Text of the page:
The home-going of a loved one or family member is a final earthly journey that is usually characterized by grieve and an atmosphere of serenity, but the story was totally different over the weekend at the Samuel A. Striker Funeral Home in Sinkor, Monrovia when two Liberian lawmakers engaged in violent verbal exchanges over a dead body.
Representatives Baron Brown of Grand Bassa County and Senator Jonathan Banney of River Cess County engaged each other in bitter exchanges over the dead body of one Cecelia Boe Barney, identified as one of the wives of the Senator.
The tensions between Senator Barney and family members of the deceased drew the attention of the Police Support Unit (PSU) of the Liberia Nation Police, who went on the scene to quiet the situation.
Representative Brown, who claimed to be a brother of the late Cecelia, said family members vehemently opposed the abrupt burial of their daughter without Senator Barney meeting all necessary traditional requirements, including payment of dowry since he failed to comply until her death.
Brown added that the family went to court and obtained a stay order on the burial, pending full compliance by the Senator, but noted that authorities of the funeral home on Saturday included Cecelia on their list of dead bodies for burial allegedly upon the instruction of Barney.
He said copy of the stay order from the court on the burial was served the family, but they did not receive copy of the communication that gave the Striker Funeral Home the go ahead to release the body to Senator Barney.
According to Representative Brown, the late Cecelia was their second sister to have died in the hands of Senator Barney without marrying her following years of living together as husband and wife.
He said their elder sister and Barney lived together for many years when the Senator also fell in love with the late Cecelia and took her home as his second wife. This paper gathered that the late Cecelia was the fourth wife Senator Barney has lost so far. According to family sources, the Senator traditionally had five wives, but only one is alive.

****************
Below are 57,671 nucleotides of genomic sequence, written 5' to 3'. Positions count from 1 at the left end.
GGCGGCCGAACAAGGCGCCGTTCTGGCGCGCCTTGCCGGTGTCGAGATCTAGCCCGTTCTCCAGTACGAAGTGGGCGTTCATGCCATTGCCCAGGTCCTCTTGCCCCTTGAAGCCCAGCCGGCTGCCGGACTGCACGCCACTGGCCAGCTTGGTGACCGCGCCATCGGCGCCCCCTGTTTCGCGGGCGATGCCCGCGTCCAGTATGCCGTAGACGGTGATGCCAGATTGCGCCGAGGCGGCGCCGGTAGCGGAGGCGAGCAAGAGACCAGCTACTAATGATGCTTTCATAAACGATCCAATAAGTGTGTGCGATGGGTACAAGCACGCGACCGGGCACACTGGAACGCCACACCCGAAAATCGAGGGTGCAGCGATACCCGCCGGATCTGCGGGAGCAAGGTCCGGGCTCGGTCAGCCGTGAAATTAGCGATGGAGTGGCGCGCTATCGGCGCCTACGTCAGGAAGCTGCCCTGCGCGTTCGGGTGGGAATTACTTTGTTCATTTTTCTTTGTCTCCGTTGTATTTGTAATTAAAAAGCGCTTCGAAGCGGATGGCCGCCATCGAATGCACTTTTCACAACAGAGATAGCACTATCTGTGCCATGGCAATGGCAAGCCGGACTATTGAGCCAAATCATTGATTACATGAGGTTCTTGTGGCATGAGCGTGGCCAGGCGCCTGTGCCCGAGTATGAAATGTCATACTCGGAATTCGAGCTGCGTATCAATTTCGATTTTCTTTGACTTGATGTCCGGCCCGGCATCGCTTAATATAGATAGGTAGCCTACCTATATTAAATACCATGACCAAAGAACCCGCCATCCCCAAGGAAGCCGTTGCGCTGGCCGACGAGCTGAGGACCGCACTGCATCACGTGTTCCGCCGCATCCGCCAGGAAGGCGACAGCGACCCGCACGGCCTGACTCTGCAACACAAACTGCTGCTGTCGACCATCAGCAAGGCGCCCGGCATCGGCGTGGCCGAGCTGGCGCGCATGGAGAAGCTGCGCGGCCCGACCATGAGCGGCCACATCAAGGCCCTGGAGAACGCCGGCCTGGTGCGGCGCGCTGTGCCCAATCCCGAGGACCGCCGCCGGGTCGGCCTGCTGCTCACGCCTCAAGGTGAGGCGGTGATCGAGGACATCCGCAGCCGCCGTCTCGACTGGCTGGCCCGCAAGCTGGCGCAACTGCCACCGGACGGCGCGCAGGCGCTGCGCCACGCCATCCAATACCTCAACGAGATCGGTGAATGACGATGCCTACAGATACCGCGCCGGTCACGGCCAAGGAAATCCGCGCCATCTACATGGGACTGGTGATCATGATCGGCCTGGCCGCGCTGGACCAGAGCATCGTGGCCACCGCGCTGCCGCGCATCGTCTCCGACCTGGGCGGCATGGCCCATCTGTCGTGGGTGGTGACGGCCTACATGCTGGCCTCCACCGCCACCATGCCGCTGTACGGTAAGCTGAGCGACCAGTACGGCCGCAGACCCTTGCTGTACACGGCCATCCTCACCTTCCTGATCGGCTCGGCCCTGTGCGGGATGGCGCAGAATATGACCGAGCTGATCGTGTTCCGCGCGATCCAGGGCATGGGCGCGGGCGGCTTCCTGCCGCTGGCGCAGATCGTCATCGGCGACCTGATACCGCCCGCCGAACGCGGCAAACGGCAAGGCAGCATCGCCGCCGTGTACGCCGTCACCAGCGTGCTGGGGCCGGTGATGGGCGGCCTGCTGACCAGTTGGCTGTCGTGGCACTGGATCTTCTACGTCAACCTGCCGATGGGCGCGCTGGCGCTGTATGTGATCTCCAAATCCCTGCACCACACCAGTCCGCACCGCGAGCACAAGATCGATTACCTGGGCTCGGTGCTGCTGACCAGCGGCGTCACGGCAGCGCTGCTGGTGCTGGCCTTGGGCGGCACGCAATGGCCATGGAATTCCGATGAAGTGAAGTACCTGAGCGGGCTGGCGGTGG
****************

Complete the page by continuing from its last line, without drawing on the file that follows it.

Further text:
The Grand Bassa County lawmaker said Barney didn't marry any of the sisters until the senior sister died, but other family sources said Senator Barney did pay the dowry of the first sister before she was buried so he must do the same for the late Cecelia.
However, Senator Barney in reaction said he spent over US$10,000 on Cecelia's illness, who is said to have died from breast cancer, including sending her to Ghana, but to no avail. He argued that customary law requires that if a man and a woman should live together for five years and above as lovers, they are automatically considered husband and wife.
Barney said his relationship with the late Cecelia lasted for 30 years and the union was blessed with five children. He added that he has spent over US$40.00 on family of the deceased, and was surprised they were requesting for him to dowry their daughter even after she has passed off.
Senator Barney maintained that he will not give the family a dim, and will bury his wife at the appropriate time. Due to the contention by the family of the late Cecelia, the burial ceremony on Saturday was not possible.
Meanwhile, Senate President Pro-temp Gbehzongar Findley had intervened, promising to pay the burial expenses.